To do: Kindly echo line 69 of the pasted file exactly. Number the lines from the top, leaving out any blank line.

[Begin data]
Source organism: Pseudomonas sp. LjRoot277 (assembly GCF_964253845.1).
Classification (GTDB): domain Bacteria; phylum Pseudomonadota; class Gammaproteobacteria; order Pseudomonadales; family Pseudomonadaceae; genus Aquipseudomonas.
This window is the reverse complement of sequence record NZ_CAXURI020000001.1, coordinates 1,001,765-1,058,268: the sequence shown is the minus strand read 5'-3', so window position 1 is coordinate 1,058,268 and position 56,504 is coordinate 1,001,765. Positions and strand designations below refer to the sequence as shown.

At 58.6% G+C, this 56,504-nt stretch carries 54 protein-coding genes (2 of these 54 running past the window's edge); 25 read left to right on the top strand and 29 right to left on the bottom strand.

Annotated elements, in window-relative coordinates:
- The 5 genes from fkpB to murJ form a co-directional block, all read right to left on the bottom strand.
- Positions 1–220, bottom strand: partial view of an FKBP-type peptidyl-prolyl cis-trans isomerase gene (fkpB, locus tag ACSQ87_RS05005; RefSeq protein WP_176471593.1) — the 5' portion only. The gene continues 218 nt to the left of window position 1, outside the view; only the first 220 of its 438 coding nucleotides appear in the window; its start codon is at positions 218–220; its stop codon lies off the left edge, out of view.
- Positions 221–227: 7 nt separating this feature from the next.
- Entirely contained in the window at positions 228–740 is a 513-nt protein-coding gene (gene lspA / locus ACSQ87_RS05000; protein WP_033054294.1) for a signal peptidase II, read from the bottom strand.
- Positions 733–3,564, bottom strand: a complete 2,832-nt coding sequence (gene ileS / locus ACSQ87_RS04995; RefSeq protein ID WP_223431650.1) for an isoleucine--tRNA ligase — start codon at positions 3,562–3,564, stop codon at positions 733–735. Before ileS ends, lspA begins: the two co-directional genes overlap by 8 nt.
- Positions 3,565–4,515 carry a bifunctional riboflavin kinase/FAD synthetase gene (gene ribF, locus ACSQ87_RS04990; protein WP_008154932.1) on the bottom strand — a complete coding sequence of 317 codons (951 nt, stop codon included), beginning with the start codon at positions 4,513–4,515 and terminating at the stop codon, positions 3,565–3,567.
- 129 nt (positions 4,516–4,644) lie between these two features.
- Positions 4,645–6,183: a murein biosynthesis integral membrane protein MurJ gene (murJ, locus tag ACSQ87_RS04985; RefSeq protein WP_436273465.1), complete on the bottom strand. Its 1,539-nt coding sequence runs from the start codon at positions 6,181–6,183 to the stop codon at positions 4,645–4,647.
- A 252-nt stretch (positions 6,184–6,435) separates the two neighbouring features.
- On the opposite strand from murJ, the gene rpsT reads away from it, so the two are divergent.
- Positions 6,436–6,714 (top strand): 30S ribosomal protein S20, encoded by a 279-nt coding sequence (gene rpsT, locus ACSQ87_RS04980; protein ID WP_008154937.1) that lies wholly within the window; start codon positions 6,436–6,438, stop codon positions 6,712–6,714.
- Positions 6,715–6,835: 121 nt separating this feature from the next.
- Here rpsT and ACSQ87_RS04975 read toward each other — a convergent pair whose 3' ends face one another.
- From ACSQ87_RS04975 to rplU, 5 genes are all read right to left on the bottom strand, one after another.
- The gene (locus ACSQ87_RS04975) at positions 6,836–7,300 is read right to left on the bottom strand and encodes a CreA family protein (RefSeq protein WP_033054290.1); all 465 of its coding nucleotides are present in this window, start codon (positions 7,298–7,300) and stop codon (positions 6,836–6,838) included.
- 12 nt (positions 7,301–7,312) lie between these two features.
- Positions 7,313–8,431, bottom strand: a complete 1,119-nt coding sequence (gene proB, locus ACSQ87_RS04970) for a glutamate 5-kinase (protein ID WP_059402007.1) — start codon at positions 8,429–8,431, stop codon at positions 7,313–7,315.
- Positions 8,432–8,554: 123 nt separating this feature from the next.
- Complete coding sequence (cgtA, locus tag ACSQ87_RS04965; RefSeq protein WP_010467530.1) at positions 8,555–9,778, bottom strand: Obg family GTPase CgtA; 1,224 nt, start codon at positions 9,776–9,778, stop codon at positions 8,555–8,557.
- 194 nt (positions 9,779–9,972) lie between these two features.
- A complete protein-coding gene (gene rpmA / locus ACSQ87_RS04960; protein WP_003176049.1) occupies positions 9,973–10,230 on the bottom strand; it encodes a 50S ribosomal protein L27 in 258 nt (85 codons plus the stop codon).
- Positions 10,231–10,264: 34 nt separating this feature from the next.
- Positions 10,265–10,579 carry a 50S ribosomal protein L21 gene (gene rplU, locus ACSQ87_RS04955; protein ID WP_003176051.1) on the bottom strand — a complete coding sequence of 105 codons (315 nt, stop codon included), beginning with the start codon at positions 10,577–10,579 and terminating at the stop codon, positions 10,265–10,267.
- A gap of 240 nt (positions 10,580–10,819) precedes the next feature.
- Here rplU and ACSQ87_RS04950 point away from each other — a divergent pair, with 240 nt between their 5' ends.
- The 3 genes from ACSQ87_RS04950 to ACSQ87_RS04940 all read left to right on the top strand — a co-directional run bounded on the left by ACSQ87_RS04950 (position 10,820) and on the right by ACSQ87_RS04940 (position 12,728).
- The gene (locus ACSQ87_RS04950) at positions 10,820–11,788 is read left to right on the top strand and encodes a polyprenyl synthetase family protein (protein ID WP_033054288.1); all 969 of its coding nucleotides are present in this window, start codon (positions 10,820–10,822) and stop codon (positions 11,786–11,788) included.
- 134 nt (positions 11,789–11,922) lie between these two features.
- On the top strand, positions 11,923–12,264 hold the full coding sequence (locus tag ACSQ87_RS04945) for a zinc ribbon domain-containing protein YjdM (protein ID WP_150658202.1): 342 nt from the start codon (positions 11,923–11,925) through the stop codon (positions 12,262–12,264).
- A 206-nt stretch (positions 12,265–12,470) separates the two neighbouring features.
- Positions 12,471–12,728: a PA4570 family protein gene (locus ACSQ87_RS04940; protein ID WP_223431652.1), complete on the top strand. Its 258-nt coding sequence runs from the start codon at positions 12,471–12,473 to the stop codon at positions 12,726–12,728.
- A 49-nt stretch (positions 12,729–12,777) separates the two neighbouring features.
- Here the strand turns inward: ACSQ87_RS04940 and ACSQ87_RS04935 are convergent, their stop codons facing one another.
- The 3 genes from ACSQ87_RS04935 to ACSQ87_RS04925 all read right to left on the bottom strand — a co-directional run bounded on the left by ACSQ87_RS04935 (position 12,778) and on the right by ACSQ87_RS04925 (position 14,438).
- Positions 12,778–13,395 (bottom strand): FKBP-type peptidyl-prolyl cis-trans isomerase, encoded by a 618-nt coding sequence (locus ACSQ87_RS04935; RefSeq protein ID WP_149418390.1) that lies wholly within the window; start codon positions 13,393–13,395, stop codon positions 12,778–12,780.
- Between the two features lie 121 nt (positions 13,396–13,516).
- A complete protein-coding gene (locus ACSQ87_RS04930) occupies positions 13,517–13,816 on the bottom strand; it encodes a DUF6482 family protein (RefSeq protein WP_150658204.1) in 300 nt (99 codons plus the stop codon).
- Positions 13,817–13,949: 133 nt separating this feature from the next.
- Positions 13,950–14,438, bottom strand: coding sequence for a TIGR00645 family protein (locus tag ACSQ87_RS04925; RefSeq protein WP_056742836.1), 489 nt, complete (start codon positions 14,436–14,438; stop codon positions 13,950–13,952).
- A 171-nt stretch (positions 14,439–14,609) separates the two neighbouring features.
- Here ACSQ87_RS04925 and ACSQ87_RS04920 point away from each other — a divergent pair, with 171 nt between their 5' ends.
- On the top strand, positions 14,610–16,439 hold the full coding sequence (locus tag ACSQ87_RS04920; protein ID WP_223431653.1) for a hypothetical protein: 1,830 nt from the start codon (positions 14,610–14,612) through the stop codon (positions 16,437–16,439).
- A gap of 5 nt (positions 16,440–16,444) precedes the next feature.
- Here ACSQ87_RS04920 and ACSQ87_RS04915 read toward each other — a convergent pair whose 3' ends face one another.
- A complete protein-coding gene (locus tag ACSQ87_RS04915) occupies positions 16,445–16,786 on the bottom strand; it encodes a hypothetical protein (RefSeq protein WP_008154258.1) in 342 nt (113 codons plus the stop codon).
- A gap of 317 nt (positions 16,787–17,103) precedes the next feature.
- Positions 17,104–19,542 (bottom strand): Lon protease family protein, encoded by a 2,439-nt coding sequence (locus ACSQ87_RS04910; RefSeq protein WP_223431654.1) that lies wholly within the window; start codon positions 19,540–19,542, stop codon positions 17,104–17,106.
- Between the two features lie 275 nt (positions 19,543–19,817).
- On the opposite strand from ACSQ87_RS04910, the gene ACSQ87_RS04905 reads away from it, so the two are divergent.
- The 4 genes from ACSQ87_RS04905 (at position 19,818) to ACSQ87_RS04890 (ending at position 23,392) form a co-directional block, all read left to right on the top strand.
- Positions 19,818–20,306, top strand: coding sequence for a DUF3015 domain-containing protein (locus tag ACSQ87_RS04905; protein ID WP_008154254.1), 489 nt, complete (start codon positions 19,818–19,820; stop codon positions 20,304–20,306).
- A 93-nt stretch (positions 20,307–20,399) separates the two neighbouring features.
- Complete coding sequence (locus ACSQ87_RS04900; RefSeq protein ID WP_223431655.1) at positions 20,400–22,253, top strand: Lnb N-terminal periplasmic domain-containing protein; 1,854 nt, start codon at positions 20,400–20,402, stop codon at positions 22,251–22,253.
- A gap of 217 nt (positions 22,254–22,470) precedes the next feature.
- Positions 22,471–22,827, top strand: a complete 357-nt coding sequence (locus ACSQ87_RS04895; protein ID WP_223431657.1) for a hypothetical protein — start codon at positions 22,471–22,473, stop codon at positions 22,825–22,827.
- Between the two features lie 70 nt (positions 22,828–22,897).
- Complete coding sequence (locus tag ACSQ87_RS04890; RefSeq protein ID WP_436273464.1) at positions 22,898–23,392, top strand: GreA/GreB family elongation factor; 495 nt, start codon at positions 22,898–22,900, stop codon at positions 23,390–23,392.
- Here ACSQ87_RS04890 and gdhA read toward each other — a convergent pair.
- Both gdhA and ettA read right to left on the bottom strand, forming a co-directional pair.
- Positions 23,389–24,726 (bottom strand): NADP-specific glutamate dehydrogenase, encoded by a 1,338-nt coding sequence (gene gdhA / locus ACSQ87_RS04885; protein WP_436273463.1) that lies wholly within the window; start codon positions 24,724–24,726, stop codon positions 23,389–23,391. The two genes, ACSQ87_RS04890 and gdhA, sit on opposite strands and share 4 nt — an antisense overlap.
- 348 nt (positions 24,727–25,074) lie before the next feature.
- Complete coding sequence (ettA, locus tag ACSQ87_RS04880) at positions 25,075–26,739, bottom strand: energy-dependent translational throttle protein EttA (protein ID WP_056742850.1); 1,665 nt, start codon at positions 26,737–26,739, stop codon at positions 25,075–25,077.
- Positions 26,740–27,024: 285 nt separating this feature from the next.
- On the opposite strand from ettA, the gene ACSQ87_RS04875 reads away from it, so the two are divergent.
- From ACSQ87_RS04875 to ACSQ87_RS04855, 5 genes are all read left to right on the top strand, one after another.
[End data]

- On the opposite strand from ettA, the gene ACSQ87_RS04875 reads away from it, so the two are divergent.